Education is killing

Published On: July 14, 2019 01:30 AM NPT By: Manju Dhodari

Manju Dhodari

Manju Dhodari

The author is a student of Master’s degree at Department of English, Tribhuvan University

Rising cases of suicide by students for failing the exams calls for immediate incorporation of emotional and psychological counseling in our pedagogy 

Pedagogically, teaching-learning in the classroom aims at imparting knowledge and skills to the students. Successful teaching-learning rests on pedagogical practices. It’s difficult for any teacher (on all levels) to mobilize the crowd of students with diverse interests, needs, desires and backgrounds. 

What is alarming is teaching-learning suffers if pedagogical system is not timely updated and if socio-emotional aspect of the students is ignored. 

Samir Lungwa, a resident of Malta, was at his early teens. A fifth grader at a local school, he was found hanging to death at his own residence. Upon the preliminary investigation, the police discovered a suicide note on the spot. It’s hard to believe that a boy of such early age can take courage to kill himself. The reason that he mentioned as compelling him to commit suicide holds a gravity of seriousness. 

In his suicide note, Samir wrote that he was not given attention and affection from the teachers as well as his family members. He cited this as primary cause of his death. His loss of hope for love grew intense as he was accused by teachers of being pretentious when he reported health issues such as headache and stomach pain. 

Whether the school teachers are to be blamed and held responsible for Samir’s death is a legal question but those involved in teaching must consider the circumstances and the reasons he cited for suicide. 

At a time when the national educational system promotes the unhealthy competition for quantitative success of student, we must earnestly learn from the unexpected suicide of Samir that quality academic success can be derived only after ensuring socio-emotional wellbeing rather than numerical performance of students.

The practice of schools evaluating students on the basis of marks or grades has not done justice to students’ creativity and psychological expectations. This devastates innocent lives and delicate future of the younger generations like Samir. 

What happened with Samir is just a physical murder but many students like him die every single class owing to the lack of psychological counseling and socio-emotional atmosphere in the academic domain. The recent report of the students’ depression and the subsequent suicide following SEE results vehemently signals the apocalyptic consequence of quantitative pedagogical system.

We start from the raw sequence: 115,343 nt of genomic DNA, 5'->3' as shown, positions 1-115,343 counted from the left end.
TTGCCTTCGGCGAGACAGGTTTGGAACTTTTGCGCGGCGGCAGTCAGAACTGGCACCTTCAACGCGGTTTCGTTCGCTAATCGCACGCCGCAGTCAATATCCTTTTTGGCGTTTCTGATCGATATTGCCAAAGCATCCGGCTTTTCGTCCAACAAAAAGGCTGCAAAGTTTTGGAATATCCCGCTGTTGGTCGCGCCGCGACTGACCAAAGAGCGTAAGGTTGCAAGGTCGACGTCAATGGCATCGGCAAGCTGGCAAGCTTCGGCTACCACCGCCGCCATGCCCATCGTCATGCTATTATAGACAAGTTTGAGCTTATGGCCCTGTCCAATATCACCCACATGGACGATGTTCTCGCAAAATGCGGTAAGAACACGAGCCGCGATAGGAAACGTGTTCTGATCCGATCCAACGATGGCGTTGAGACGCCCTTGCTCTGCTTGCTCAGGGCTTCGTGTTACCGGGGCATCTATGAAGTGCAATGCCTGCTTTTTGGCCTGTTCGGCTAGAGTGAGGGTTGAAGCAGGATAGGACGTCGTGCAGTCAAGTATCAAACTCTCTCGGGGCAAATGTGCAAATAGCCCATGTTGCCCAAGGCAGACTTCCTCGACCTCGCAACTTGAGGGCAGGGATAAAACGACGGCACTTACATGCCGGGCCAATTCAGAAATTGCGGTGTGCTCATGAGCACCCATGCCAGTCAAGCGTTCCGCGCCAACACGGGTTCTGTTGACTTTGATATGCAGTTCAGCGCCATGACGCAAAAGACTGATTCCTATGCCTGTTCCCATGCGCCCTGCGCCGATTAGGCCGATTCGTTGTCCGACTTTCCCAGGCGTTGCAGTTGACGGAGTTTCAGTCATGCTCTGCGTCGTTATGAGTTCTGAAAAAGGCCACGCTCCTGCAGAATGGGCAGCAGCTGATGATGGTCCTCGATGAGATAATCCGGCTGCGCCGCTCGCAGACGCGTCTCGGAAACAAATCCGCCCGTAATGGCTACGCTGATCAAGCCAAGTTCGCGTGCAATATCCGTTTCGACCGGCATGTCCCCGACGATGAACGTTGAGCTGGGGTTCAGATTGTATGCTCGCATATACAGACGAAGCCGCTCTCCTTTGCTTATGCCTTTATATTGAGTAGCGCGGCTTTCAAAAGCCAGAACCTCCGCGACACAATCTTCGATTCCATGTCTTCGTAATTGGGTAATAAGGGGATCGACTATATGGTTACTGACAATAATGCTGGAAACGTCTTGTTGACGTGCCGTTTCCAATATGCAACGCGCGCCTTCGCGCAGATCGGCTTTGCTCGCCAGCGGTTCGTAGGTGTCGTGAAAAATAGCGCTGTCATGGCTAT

Falling prey to the same numerical system of education in the dire absence of socio-emotional friendly environment is Pratikchya Sharma from Nepalgunj. At 15, Sharma hanged herself to death in her room following her failure in exam. Likewise, another young woman, Sarita Rana, from Palpa, chose to end her life after she came to learn that she had failed her final exam. 

These suicides are direct results of our education system. They felt devastated when they failed to live up to the culture of the school that cherishes the towering digits in certificates. 

Educationist Mana Prasad Wagle says: “When one fails an examination, he or she is regarded with contempt by friends and family and this makes the young people lose all hope, pushing them to commit suicide.” It’s more so with women who are traditionally vulnerable to bitter social criticism and condemnations because of their failure in exams. 

Today’s society is fast-paced and highly competitive. The students of the younger generations are faced with a bigger challenge to develop skills for being globally competent. But Nepal still follows conventional pattern of academic performance, leaving aside series of economic, emotional and psychological problems the students face. These factors directly affect their classroom engagement. 

Thus students need to be approached based on their emotional and psychological needs and desires if we are to allow them to develop their creative and critical thinking ability. Under pressure, no student can explore his true potentials. Instead, they fall on the verge of pessimism leading to worst consequences of death, as evidenced in case of Samir. 

Friendly treatment, socialization, psycho-social counseling, parents-counseling, family-environment, regular follow-up, guidance and consolation at the time of failures, deep assessment of smaller changes in behaviors, encouragement etc should be integrated as basic features in our pedagogical system. This will help generate skilled manpower with creative mind, healthy body, scholarly intelligence ingrained with strong emotional strength. 

It costs a great deal of time, energy and investment to diversify the pedagogical activity. But we must begin the process right now. Rising cases of suicide by students for failing the exams calls for immediate incorporation of emotional and psychological counseling in our pedagogy. 

The author is a student of Master’s degree at Department of English, Tribhuvan University

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